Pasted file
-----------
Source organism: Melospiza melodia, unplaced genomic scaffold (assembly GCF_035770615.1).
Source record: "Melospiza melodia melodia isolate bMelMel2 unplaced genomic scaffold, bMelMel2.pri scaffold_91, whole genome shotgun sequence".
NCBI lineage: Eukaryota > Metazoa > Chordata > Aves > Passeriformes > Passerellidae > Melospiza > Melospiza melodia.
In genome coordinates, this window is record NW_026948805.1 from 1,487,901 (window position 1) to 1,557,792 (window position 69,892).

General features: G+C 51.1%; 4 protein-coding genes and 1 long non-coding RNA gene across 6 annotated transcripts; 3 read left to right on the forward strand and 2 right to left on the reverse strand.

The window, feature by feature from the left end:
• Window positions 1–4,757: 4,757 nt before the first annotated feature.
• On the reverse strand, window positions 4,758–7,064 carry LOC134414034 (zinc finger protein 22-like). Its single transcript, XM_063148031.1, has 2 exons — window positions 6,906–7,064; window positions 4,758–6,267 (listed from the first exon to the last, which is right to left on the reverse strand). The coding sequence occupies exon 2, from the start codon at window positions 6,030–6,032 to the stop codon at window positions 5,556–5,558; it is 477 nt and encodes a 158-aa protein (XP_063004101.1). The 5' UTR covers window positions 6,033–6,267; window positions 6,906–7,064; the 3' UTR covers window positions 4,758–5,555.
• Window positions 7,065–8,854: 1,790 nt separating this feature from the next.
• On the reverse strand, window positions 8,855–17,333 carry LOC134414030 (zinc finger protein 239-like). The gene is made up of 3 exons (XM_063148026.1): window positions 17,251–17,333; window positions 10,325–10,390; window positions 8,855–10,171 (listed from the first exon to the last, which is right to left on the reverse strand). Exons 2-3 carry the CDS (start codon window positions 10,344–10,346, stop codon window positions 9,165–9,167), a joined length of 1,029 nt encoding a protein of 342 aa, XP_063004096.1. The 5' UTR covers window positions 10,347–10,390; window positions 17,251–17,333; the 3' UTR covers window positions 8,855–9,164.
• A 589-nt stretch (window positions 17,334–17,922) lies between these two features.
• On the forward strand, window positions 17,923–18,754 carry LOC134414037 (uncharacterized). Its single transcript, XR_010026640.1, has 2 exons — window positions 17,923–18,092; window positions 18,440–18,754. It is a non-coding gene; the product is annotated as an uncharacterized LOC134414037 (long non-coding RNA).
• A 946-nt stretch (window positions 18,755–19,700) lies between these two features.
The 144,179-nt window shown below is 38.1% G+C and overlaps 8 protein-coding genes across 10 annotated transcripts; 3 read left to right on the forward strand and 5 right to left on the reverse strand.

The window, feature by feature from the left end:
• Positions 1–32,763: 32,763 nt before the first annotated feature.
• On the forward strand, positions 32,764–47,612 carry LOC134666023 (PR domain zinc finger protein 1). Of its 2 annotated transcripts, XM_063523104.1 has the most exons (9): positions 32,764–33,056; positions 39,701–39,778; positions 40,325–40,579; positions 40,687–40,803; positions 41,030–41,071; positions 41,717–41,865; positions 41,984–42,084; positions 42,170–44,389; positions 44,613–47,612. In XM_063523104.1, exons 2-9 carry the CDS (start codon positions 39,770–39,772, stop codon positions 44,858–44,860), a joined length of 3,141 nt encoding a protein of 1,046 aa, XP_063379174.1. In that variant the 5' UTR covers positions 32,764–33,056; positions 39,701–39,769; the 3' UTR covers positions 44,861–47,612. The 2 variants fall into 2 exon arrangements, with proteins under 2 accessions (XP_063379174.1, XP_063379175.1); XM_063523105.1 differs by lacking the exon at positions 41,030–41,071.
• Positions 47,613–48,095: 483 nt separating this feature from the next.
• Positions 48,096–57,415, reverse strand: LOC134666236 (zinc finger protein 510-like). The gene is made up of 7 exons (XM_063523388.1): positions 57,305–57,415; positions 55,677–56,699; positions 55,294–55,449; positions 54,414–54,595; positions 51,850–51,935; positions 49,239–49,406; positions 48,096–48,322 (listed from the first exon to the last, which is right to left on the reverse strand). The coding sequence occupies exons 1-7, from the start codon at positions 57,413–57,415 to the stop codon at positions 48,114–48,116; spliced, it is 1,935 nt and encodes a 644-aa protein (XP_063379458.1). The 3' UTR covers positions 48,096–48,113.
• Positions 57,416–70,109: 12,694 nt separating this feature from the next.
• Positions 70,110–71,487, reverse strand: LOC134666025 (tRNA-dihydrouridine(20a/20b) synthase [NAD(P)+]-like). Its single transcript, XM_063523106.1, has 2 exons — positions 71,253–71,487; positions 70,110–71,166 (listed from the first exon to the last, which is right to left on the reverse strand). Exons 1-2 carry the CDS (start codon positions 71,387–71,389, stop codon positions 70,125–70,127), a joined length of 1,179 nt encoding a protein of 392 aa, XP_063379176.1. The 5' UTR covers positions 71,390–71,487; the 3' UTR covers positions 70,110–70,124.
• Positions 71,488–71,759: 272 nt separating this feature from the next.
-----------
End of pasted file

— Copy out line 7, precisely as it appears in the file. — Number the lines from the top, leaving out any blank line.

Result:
• Window positions 1–4,757: 4,757 nt before the first annotated feature.